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Whats in a name?

Munroes
These were first compiled by Sir Hugh Munro in 1891 but have since been revised several times currently totalling 283 Scottish Mountains over 3000ft (914.4m)

Munro Baggers are the name given to those enthusiasts who endeavour to complete the 'circuit' some of whom attempt it as one continuous trip and others who take years. Over 4,500 walkers are now listed as having bagged all the Munros, please refer to The Munro Society website

Corbetts
These were compiled by John Rooke Corbett and are 220 Scottish hills between 2500 and 2999 feet high with a drop of at least 30 metres on all sides.

Marilyns
Nothing to do with Miss Munro but listed by Alan Dawson as British hills of any height with a drop of at least 150 metres on all sides. The geographical area includes the Isle of Man and the islands of St Kilda.

Grahams
Also compiled by Alan Dawson, Grahams are 224 Scottish hills which are between 2000 and 2499 feet high with a drop of 150 metres on all sides. He names them after the late Fiona Graham who made her own list about the same time.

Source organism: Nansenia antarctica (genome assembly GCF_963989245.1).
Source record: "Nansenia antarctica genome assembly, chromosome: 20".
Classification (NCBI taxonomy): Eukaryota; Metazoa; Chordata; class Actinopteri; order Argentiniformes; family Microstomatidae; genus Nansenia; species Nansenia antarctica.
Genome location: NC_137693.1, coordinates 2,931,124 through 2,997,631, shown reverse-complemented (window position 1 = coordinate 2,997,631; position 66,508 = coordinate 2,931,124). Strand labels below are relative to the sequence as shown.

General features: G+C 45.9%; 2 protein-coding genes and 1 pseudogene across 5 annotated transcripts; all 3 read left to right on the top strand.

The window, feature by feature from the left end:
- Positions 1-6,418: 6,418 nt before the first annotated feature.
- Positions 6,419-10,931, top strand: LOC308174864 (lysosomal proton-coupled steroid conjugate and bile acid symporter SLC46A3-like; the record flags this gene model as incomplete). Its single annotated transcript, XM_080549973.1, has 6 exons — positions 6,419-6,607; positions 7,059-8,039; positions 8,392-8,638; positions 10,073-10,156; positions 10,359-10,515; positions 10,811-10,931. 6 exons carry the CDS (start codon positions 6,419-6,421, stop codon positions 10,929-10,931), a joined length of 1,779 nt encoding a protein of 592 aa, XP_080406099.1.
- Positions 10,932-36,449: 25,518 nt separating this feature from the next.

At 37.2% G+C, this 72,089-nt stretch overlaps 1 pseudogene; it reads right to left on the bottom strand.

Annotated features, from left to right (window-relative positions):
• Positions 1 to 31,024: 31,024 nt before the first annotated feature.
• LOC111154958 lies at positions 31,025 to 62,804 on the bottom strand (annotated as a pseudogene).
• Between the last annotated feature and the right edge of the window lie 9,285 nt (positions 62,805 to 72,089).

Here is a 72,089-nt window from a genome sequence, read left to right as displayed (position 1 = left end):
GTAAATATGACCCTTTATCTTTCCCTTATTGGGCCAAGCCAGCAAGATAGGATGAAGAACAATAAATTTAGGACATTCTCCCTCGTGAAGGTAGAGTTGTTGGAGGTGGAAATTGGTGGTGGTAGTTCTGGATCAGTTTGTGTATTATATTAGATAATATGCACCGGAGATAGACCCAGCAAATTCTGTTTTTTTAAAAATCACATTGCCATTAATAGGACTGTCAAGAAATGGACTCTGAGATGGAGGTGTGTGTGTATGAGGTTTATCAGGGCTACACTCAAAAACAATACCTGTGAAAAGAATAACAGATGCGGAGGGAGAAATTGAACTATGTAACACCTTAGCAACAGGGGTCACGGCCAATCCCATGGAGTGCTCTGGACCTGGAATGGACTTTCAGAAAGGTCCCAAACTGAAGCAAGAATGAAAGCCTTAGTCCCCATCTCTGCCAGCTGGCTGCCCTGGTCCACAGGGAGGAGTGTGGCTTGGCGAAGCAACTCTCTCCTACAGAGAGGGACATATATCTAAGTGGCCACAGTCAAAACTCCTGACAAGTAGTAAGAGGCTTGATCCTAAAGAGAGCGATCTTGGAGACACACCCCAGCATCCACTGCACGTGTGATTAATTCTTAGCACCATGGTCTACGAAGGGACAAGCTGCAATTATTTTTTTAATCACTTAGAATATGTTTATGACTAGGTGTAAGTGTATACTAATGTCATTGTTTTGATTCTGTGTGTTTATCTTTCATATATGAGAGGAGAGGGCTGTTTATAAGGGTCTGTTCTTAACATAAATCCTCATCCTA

Wainwrights
These are the 214 fells that Alfred Wainwright loved and immortalised in his 7 Pictoral Guides to the Lakeland Fells.

Nuttals
253 English and 189 Welsh hills over 2000ft. These were listed by John and Anne Nuttall’s Mountains of England and Wales. There are 253 Nuttalls, of which 178 are Hewitts, and 51 are Marilyns

Hewitts
This list by Alan Dawson again and a list of Hills in England, Wales and Ireland over 2000ft.

Technical Definition
Within Great Britain and Ireland, a mountain is now usually defined as any summit at least 2,000 feet (or 610 metres) high, whilst the official UK government's definition of a mountain is a summit of 600 metres or higher. In addition, some definitions also include a topographical prominence requirement, typically 100 feet (30 m) or 500 feet (152 m). For a while, the US defined a mountain as being 1,000 feet (304.8 m) or more tall. Any similar land form lower than this height was considered a hill.

Unfortunately, there is no universally accepted standard definition for the height of a mountain or a hill although a mountain usually has an identifiable summit. In the United Kingdom, a mountain must be over 600 metres (1969 feet) or over 300 metres (984 feet) if it's an abrupt difference in the local topography. However, some hills can be called mountains and some mountains can be called hills - it's just a matter of the original name given to the relief.